SSL Security in Magento

We will go through how to setup SSL authentication for a Magento site and how to harden the settings to bring it in line with current (January 2019) recommendations.

If you are looking to use Magento as an e-commerce platform the site should be secured with an SSL certificate to give your customers peace of mind that any sensitive data provided will be encrypted and protected from malware activity.

By having the green ‘lock’ icon showing in the address bar also adds credibility to your site and allows customers to view the certificate information which will mate your site information.

This step takes place after you have already purchased an SSL certificate from a 3rd party, and have the required certificate files that they provide.

You can find walk-through in our other categories to install SSL certificates on various platforms and panels. The steps for these change depending on which OS is being used and if there is a control panel or not in place.


Step 1

Log into your admin panel and head to the System > Configuration section. Here you have all the configuration options that are available for your servers such as site listings, designs used, contacts and report generation.

Go into the Web setting, as we need to change some of the values that are already here.

First of all we need to change the site from http to https, this is done by simply changing the entry in BASE URL to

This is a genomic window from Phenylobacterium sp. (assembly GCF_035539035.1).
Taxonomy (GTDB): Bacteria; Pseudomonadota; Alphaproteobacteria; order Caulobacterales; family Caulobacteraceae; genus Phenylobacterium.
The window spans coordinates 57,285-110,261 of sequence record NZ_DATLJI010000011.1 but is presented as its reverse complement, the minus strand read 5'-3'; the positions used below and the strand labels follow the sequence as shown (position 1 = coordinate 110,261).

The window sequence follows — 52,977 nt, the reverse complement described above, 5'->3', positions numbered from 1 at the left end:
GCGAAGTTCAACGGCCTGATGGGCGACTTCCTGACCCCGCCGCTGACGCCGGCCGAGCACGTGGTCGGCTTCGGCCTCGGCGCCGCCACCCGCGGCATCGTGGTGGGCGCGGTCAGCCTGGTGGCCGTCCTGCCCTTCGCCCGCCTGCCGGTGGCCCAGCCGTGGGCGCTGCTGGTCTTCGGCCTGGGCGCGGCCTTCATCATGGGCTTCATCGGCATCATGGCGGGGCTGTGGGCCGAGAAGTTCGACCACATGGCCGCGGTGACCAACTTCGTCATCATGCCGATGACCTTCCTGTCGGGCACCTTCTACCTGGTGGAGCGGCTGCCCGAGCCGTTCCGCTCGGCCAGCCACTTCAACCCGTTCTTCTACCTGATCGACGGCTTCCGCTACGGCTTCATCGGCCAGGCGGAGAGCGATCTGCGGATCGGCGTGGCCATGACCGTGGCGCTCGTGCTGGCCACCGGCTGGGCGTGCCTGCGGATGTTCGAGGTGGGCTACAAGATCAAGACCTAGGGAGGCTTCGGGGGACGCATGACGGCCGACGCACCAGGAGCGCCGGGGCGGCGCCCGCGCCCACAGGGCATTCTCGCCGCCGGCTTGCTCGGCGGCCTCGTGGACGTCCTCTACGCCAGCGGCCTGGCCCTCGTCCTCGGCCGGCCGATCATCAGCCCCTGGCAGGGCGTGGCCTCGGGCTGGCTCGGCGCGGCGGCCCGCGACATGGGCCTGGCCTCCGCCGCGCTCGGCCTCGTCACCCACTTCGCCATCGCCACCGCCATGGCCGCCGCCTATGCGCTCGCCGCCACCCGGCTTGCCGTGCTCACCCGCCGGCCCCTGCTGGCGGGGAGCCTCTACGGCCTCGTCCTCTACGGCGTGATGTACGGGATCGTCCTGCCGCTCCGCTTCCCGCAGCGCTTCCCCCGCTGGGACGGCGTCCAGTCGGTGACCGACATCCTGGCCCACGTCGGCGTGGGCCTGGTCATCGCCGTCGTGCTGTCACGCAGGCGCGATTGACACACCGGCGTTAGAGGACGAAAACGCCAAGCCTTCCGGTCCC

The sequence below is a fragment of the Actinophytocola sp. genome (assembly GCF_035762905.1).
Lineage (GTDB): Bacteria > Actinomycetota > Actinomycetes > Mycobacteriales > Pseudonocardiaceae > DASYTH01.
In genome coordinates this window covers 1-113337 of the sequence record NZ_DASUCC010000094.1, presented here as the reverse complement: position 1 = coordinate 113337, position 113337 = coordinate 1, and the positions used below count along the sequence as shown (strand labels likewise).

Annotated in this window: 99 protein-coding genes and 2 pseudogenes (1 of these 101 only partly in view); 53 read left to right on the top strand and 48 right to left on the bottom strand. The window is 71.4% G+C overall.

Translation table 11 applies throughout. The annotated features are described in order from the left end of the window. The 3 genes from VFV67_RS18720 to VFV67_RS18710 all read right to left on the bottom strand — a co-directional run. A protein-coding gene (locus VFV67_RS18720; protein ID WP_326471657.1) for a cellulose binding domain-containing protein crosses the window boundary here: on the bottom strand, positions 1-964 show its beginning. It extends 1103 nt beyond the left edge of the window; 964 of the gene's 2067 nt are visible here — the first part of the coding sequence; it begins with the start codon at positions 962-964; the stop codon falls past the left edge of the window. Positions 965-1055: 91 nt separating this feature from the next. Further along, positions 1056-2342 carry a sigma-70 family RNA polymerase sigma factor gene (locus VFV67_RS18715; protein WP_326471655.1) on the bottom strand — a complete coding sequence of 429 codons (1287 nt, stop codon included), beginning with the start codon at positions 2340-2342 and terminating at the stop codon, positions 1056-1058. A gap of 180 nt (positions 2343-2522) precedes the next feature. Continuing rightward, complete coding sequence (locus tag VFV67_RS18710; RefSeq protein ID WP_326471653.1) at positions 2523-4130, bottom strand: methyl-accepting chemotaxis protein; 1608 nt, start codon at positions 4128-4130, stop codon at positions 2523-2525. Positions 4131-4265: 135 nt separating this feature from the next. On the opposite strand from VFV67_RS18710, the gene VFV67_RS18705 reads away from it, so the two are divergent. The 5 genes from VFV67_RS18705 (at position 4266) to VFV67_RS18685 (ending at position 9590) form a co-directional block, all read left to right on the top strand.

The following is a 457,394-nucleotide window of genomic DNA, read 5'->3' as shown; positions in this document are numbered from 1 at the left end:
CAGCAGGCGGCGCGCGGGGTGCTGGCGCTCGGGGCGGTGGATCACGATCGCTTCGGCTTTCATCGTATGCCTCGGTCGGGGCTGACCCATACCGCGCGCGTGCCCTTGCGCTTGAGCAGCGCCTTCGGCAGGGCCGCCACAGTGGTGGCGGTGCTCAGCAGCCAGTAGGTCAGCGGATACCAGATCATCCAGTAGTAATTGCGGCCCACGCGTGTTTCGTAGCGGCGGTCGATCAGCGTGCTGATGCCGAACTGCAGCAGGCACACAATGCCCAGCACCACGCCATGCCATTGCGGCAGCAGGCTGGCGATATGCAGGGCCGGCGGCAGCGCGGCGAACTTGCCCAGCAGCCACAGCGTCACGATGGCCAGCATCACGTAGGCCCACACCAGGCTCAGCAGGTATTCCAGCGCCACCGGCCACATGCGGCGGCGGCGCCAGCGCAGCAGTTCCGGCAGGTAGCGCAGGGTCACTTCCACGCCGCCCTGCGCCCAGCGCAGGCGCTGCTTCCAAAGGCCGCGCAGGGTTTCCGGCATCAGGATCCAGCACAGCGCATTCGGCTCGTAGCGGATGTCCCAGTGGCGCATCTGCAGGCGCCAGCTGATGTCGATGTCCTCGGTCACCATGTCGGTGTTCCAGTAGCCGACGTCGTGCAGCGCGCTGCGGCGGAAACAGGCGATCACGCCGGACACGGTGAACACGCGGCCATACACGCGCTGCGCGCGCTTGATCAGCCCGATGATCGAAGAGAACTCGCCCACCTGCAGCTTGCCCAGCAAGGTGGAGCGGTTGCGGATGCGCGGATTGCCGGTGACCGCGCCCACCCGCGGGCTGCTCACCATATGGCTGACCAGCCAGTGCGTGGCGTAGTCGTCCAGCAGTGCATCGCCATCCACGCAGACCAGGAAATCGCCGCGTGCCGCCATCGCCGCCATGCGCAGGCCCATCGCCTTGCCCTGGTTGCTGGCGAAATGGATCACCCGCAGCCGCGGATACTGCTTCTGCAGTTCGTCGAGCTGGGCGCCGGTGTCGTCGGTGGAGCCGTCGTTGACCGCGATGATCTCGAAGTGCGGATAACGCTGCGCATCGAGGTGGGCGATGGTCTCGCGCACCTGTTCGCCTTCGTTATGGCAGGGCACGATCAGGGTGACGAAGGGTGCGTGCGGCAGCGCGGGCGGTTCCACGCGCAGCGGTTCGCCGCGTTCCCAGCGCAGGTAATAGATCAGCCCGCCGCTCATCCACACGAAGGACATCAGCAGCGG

You now have an option to have your site to work via HTTPS only. Normally the site will load mixed content with HTTPS protecting pages such as contact boxes or payment information. You can enforce HTTPS site-wide by changing the value in Use Secure URLs in Frontend to ‘yes’. This may cause site performance issues at times due to the increased resource usage to protect every element with HTTPS.

To secure the Magento admin panel with HTTPS (recommended) change the option of Use Secure URLs in Admin to ‘yes’.

Once these changes have been made, save them then navigate to your website/Magento admin login page, it will now be secured with the green padlock icon whenever you use a page that has HTTPS content.


Step  2

Once you have the site secured you can use a variety of 3rd party tools to check the security level you have in place, and if there are any outstanding security issues that need addressing.

You can manually edit a sites vHost file to make changes to the SSL configuration to bring your site in line with current legislation and recommendations for transaction processing sites.

The Vhost file should have a section similar to the following.

# intermediate configuration, tweak to your needs
SSLProtocol all -SSLv2 -SSLv3
SSLHonorCipherOrder on
SSLCompression off


The last section is what we can use to tweak the settings allowed by the server.

SSLProtocol all -SSLv1 -SS:v1.1 -SSLv2 -SSLv3


As per current standards to process payments, sites need to support TLS 1.2 and higher. Here we can define which protocols SSL should not be using.

SSLCipherSuite – This is a list of ciphers that represent certain net browsers and configurations. The list I used as an example here is for current and upto date browsers only. There are lists available if you require compatibility with older net browsers.

These are the main features that should be updated beyond the basic SSL configuration if you wish to harden the security of your site..